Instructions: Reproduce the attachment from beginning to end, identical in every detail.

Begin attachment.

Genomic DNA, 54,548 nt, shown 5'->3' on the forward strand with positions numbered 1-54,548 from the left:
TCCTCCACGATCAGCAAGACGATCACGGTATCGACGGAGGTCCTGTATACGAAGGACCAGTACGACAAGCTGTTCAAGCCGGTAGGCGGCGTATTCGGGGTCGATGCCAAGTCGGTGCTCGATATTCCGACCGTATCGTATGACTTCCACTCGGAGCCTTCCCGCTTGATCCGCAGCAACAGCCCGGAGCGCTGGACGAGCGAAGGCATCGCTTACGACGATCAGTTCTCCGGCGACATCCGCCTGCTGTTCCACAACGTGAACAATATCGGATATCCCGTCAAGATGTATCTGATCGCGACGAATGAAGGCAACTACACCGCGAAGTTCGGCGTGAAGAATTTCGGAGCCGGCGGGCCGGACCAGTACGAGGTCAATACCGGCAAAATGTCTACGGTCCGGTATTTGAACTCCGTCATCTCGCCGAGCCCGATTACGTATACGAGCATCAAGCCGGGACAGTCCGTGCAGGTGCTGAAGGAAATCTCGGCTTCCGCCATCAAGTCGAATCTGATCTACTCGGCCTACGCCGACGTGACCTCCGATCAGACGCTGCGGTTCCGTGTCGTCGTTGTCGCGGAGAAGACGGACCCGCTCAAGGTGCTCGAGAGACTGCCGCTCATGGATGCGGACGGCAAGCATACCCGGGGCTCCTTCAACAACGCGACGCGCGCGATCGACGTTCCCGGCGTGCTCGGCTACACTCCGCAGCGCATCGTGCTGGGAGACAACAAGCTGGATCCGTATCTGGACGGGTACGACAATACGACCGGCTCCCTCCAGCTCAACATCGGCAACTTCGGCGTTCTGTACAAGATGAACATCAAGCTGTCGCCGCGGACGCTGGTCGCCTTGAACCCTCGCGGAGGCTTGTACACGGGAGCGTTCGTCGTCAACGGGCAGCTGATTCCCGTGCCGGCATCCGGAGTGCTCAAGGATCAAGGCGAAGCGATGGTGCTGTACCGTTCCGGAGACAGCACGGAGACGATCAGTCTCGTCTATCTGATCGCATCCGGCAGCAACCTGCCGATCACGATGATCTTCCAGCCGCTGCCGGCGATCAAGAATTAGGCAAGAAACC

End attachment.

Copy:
Genomic DNA, 54,548 nt, shown 5'->3' on the forward strand with positions numbered 1-54,548 from the left:
TCCTCCACGATCAGCAAGACGATCACGGTATCGACGGAGGTCCTGTATACGAAGGACCAGTACGACAAGCTGTTCAAGCCGGTAGGCGGCGTATTCGGGGTCGATGCCAAGTCGGTGCTCGATATTCCGACCGTATCGTATGACTTCCACTCGGAGCCTTCCCGCTTGATCCGCAGCAACAGCCCGGAGCGCTGGACGAGCGAAGGCATCGCTTACGACGATCAGTTCTCCGGCGACATCCGCCTGCTGTTCCACAACGTGAACAATATCGGATATCCCGTCAAGATGTATCTGATCGCGACGAATGAAGGCAACTACACCGCGAAGTTCGGCGTGAAGAATTTCGGAGCCGGCGGGCCGGACCAGTACGAGGTCAATACCGGCAAAATGTCTACGGTCCGGTATTTGAACTCCGTCATCTCGCCGAGCCCGATTACGTATACGAGCATCAAGCCGGGACAGTCCGTGCAGGTGCTGAAGGAAATCTCGGCTTCCGCCATCAAGTCGAATCTGATCTACTCGGCCTACGCCGACGTGACCTCCGATCAGACGCTGCGGTTCCGTGTCGTCGTTGTCGCGGAGAAGACGGACCCGCTCAAGGTGCTCGAGAGACTGCCGCTCATGGATGCGGACGGCAAGCATACCCGGGGCTCCTTCAACAACGCGACGCGCGCGATCGACGTTCCCGGCGTGCTCGGCTACACTCCGCAGCGCATCGTGCTGGGAGACAACAAGCTGGATCCGTATCTGGACGGGTACGACAATACGACCGGCTCCCTCCAGCTCAACATCGGCAACTTCGGCGTTCTGTACAAGATGAACATCAAGCTGTCGCCGCGGACGCTGGTCGCCTTGAACCCTCGCGGAGGCTTGTACACGGGAGCGTTCGTCGTCAACGGGCAGCTGATTCCCGTGCCGGCATCCGGAGTGCTCAAGGATCAAGGCGAAGCGATGGTGCTGTACCGTTCCGGAGACAGCACGGAGACGATCAGTCTCGTCTATCTGATCGCATCCGGCAGCAACCTGCCGATCACGATGATCTTCCAGCCGCTGCCGGCGATCAAGAATTAGGCAAGAAACC